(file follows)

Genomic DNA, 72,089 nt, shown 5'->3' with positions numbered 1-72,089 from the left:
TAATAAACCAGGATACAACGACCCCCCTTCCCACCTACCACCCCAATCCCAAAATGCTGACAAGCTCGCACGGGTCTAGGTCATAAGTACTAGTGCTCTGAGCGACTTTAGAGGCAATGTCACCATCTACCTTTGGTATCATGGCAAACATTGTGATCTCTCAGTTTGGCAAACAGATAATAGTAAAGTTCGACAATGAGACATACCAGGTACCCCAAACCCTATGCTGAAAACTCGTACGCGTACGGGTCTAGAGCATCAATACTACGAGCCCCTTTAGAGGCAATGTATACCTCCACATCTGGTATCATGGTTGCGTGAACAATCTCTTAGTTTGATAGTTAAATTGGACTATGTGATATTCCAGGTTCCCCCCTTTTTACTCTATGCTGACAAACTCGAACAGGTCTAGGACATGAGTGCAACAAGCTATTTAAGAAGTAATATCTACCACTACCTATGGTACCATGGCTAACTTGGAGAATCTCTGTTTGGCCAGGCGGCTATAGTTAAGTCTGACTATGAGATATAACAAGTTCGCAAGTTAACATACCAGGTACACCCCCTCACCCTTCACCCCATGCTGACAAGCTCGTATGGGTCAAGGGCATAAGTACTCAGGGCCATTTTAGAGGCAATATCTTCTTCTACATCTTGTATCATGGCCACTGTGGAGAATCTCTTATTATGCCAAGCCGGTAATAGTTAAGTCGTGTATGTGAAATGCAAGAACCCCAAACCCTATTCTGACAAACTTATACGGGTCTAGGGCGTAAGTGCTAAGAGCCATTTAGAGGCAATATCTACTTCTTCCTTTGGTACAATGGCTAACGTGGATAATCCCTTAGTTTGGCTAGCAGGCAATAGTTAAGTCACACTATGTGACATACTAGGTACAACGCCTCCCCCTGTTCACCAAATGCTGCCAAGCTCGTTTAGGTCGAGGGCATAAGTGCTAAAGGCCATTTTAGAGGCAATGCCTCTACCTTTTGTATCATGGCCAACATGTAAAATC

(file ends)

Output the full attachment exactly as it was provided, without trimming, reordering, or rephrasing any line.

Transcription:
Genomic DNA, 72,089 nt, shown 5'->3' with positions numbered 1-72,089 from the left:
TAATAAACCAGGATACAACGACCCCCCTTCCCACCTACCACCCCAATCCCAAAATGCTGACAAGCTCGCACGGGTCTAGGTCATAAGTACTAGTGCTCTGAGCGACTTTAGAGGCAATGTCACCATCTACCTTTGGTATCATGGCAAACATTGTGATCTCTCAGTTTGGCAAACAGATAATAGTAAAGTTCGACAATGAGACATACCAGGTACCCCAAACCCTATGCTGAAAACTCGTACGCGTACGGGTCTAGAGCATCAATACTACGAGCCCCTTTAGAGGCAATGTATACCTCCACATCTGGTATCATGGTTGCGTGAACAATCTCTTAGTTTGATAGTTAAATTGGACTATGTGATATTCCAGGTTCCCCCCTTTTTACTCTATGCTGACAAACTCGAACAGGTCTAGGACATGAGTGCAACAAGCTATTTAAGAAGTAATATCTACCACTACCTATGGTACCATGGCTAACTTGGAGAATCTCTGTTTGGCCAGGCGGCTATAGTTAAGTCTGACTATGAGATATAACAAGTTCGCAAGTTAACATACCAGGTACACCCCCTCACCCTTCACCCCATGCTGACAAGCTCGTATGGGTCAAGGGCATAAGTACTCAGGGCCATTTTAGAGGCAATATCTTCTTCTACATCTTGTATCATGGCCACTGTGGAGAATCTCTTATTATGCCAAGCCGGTAATAGTTAAGTCGTGTATGTGAAATGCAAGAACCCCAAACCCTATTCTGACAAACTTATACGGGTCTAGGGCGTAAGTGCTAAGAGCCATTTAGAGGCAATATCTACTTCTTCCTTTGGTACAATGGCTAACGTGGATAATCCCTTAGTTTGGCTAGCAGGCAATAGTTAAGTCACACTATGTGACATACTAGGTACAACGCCTCCCCCTGTTCACCAAATGCTGCCAAGCTCGTTTAGGTCGAGGGCATAAGTGCTAAAGGCCATTTTAGAGGCAATGCCTCTACCTTTTGTATCATGGCCAACATGTAAAATC